Promising and energetic work now often involves students of different Theosophical backgrounds, sometimes including those with no affiliation but who share an appreciation for the teachings and a desire to share them with others. In cyber space, online discussion groups such as BlavatskyNet and TheosophyTalk continue to grow steadily, well beyond organizational boundaries and controls. A new monthly internet magazine, The Aquarian Theosophist, has subscribers on all continents. Collaboration between ULT associates and students of the Theosophical Society has resulted in a strong Theosophy Center in Long Beach, California. Continuing the energy that produced the annual gatherings at Brookings, Oregon, a similar meeting this year on August 11 and 12 in Cambria, California will consider “Theosophy – Ancient Wisdom for Modern Times.” (Inquiries can be directed to any of the Lodges on the West Coast for further information.)
ULT upholds a shared vision, composed of different perspectives, rather than a single point of view, and it welcomes each and every attempt to study the teachings. We are bound by a similarity, not an identity of “aim, purpose and teaching.” The philosophy itself provides all that is necessary for a common ground among students. ULT could be regarded as a general outline for service to the Theosophical Movement, not a one-size-fits-all form to be protected and maintained for its own sake.
All true Theosophical work is based on the alchemy of the soul: while central authority may be appropriate in some endeavors, the work of studying and promulgating Theosophy is marked by the necessity of freedom which is the hallmark of all spiritual growth. Flexibility and the ability to adapt to change are essential to the development of inner discrimination in fulfilling the work of the Movement.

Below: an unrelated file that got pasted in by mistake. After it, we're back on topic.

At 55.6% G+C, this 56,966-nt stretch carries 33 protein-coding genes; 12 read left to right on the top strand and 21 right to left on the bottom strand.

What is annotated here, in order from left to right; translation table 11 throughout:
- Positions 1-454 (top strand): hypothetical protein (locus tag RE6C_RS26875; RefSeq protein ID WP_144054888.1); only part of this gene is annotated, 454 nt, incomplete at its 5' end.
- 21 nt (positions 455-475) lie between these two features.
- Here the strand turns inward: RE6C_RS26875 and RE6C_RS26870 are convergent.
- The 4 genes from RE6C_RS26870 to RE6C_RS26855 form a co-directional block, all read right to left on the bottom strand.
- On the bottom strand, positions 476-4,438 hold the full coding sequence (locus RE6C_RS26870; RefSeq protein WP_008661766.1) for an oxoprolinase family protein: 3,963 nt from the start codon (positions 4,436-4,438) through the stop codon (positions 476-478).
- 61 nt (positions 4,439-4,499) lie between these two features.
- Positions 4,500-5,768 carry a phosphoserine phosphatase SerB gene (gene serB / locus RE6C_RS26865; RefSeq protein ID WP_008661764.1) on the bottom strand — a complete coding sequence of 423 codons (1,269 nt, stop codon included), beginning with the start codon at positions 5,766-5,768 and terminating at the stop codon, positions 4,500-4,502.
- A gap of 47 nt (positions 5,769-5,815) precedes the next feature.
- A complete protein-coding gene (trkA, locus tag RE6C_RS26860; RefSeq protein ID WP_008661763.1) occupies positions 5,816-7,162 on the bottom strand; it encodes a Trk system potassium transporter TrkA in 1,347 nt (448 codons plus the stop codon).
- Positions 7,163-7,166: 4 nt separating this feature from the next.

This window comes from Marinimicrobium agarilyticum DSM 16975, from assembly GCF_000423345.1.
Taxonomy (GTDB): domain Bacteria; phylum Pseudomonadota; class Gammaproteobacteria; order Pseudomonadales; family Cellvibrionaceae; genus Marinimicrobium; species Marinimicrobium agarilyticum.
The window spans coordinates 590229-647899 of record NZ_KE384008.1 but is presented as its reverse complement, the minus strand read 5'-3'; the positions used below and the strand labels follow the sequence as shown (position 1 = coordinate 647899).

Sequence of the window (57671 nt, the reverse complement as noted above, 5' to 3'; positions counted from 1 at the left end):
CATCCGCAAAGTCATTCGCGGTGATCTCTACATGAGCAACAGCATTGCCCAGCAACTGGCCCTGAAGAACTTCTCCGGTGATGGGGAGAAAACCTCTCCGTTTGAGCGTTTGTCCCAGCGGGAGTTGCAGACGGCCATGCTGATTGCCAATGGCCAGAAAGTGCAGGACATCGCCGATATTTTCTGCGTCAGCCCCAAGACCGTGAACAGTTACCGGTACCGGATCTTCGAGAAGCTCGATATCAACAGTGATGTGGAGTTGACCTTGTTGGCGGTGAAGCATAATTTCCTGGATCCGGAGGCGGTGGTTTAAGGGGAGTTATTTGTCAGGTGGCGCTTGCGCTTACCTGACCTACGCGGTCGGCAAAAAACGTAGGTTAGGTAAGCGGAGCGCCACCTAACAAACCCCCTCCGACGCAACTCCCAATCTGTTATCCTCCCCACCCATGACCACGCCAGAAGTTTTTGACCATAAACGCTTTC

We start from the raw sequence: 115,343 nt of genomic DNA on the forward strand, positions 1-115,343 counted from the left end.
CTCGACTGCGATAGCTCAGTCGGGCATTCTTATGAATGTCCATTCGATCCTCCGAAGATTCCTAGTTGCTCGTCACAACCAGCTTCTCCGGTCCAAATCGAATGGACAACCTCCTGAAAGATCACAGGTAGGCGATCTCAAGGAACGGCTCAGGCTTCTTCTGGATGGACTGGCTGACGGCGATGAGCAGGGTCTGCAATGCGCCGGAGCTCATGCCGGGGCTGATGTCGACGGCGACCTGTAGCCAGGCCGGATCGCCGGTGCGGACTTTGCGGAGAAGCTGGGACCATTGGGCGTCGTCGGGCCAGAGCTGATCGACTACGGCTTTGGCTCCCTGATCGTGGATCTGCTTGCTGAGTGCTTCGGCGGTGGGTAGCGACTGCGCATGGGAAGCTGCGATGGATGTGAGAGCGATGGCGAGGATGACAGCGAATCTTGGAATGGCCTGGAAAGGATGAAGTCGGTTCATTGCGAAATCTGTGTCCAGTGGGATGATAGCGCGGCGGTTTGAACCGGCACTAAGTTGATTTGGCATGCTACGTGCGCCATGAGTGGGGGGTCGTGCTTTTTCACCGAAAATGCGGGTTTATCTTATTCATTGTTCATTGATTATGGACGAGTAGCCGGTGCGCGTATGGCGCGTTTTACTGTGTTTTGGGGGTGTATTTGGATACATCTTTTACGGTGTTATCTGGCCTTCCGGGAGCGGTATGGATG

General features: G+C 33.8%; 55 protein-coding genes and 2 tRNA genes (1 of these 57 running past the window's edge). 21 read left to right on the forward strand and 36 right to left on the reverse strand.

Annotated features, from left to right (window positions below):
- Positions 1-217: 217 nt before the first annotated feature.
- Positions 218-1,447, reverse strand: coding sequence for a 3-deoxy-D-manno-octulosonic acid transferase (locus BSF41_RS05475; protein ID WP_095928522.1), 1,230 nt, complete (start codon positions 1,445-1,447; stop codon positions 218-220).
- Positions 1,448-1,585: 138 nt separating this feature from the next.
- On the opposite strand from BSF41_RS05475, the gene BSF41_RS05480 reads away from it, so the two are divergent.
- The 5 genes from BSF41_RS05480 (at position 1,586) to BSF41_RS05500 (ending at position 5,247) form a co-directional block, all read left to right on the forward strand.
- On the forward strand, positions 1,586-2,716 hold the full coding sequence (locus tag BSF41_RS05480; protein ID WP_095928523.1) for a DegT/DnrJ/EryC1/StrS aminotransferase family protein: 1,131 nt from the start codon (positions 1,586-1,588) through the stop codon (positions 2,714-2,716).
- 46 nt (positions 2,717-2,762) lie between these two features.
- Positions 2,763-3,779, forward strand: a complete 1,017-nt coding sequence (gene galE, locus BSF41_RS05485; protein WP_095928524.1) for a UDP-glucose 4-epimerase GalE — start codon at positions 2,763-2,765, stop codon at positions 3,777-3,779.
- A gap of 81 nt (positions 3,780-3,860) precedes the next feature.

To mirror this, beginning next year, the “ULT Day Letter” will try a new format. We invite all Lodges, associates, and study groups to write to the Los Angeles Lodge about the work and the challenges, the successes and failures they face in the study and promulgation of Theosophy. These contributions will be shared at this time next year as a “bulletin” about the work of all Lodges and efforts. Submissions should reach Theosophy Hall in Los Angeles by the first of April, 2002, to allow time for collation and distribution. A reminder notice will go out asking for contributions to next year’s circular.
With Fraternal Best Wishes,
United Lodge of Theosophists
The above text is reproduced from “The Aquarian Theosophist”, July 2001 edition, Supplement. 
On the role of the esoteric movement in the ethical awakening of mankind during the 21st century, see the book “The Fire and Light of Theosophical Literature”, by Carlos Cardoso Aveline.  
Published in 2013 by The Aquarian Theosophist, the volume has 255 pages and can be obtained through Amazon Books.